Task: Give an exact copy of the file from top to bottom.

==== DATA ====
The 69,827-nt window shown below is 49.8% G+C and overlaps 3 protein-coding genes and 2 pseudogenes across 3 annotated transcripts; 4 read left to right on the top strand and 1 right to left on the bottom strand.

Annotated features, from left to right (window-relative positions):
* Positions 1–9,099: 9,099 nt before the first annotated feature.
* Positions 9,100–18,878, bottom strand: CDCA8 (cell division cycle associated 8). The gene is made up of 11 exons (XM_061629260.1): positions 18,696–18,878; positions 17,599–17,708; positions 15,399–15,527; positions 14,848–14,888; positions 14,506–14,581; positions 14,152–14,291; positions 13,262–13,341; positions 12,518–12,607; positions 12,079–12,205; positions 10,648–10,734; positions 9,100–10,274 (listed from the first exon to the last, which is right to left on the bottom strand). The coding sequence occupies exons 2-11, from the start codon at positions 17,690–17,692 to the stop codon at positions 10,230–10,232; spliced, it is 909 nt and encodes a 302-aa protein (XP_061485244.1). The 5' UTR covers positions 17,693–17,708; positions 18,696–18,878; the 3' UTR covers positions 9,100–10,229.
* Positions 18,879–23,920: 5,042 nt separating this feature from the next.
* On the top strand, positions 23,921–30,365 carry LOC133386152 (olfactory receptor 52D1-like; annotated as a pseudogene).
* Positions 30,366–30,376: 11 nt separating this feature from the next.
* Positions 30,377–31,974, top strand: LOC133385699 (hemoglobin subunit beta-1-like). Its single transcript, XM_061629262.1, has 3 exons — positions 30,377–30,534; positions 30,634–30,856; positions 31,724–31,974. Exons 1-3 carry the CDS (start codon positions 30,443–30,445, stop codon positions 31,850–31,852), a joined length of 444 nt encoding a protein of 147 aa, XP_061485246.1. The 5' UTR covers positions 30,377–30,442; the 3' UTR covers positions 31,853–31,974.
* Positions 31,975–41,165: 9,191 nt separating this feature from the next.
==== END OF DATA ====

The 69,827-nt window shown below is 49.8% G+C and overlaps 3 protein-coding genes and 2 pseudogenes across 3 annotated transcripts; 4 read left to right on the top strand and 1 right to left on the bottom strand.

Annotated features, from left to right (window-relative positions):
* Positions 1–9,099: 9,099 nt before the first annotated feature.
* Positions 9,100–18,878, bottom strand: CDCA8 (cell division cycle associated 8). The gene is made up of 11 exons (XM_061629260.1): positions 18,696–18,878; positions 17,599–17,708; positions 15,399–15,527; positions 14,848–14,888; positions 14,506–14,581; positions 14,152–14,291; positions 13,262–13,341; positions 12,518–12,607; positions 12,079–12,205; positions 10,648–10,734; positions 9,100–10,274 (listed from the first exon to the last, which is right to left on the bottom strand). The coding sequence occupies exons 2-11, from the start codon at positions 17,690–17,692 to the stop codon at positions 10,230–10,232; spliced, it is 909 nt and encodes a 302-aa protein (XP_061485244.1). The 5' UTR covers positions 17,693–17,708; positions 18,696–18,878; the 3' UTR covers positions 9,100–10,229.
* Positions 18,879–23,920: 5,042 nt separating this feature from the next.
* On the top strand, positions 23,921–30,365 carry LOC133386152 (olfactory receptor 52D1-like; annotated as a pseudogene).
* Positions 30,366–30,376: 11 nt separating this feature from the next.
* Positions 30,377–31,974, top strand: LOC133385699 (hemoglobin subunit beta-1-like). Its single transcript, XM_061629262.1, has 3 exons — positions 30,377–30,534; positions 30,634–30,856; positions 31,724–31,974. Exons 1-3 carry the CDS (start codon positions 30,443–30,445, stop codon positions 31,850–31,852), a joined length of 444 nt encoding a protein of 147 aa, XP_061485246.1. The 5' UTR covers positions 30,377–30,442; the 3' UTR covers positions 31,853–31,974.
* Positions 31,975–41,165: 9,191 nt separating this feature from the next.